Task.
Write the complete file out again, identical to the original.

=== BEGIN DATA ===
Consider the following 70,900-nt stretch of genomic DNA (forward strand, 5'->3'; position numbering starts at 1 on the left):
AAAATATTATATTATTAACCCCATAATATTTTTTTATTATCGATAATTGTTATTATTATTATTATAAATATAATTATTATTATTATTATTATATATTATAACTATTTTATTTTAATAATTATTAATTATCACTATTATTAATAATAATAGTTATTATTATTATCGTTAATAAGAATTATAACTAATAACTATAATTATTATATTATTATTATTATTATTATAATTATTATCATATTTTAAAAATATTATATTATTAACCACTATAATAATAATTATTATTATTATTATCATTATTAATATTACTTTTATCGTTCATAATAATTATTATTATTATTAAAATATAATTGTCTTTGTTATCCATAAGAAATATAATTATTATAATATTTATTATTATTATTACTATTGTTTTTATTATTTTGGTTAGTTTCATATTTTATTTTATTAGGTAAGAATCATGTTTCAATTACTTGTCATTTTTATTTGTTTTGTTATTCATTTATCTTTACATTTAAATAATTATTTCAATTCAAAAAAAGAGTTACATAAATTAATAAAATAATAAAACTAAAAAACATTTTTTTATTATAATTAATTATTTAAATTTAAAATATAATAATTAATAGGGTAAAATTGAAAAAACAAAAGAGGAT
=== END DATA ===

Consider the following 70,900-nt stretch of genomic DNA (forward strand, 5'->3'; position numbering starts at 1 on the left):
AAAATATTATATTATTAACCCCATAATATTTTTTTATTATCGATAATTGTTATTATTATTATTATAAATATAATTATTATTATTATTATTATATATTATAACTATTTTATTTTAATAATTATTAATTATCACTATTATTAATAATAATAGTTATTATTATTATCGTTAATAAGAATTATAACTAATAACTATAATTATTATATTATTATTATTATTATTATAATTATTATCATATTTTAAAAATATTATATTATTAACCACTATAATAATAATTATTATTATTATTATCATTATTAATATTACTTTTATCGTTCATAATAATTATTATTATTATTAAAATATAATTGTCTTTGTTATCCATAAGAAATATAATTATTATAATATTTATTATTATTATTACTATTGTTTTTATTATTTTGGTTAGTTTCATATTTTATTTTATTAGGTAAGAATCATGTTTCAATTACTTGTCATTTTTATTTGTTTTGTTATTCATTTATCTTTACATTTAAATAATTATTTCAATTCAAAAAAAGAGTTACATAAATTAATAAAATAATAAAACTAAAAAACATTTTTTTATTATAATTAATTATTTAAATTTAAAATATAATAATTAATAGGGTAAAATTGAAAAAACAAAAGAGGAT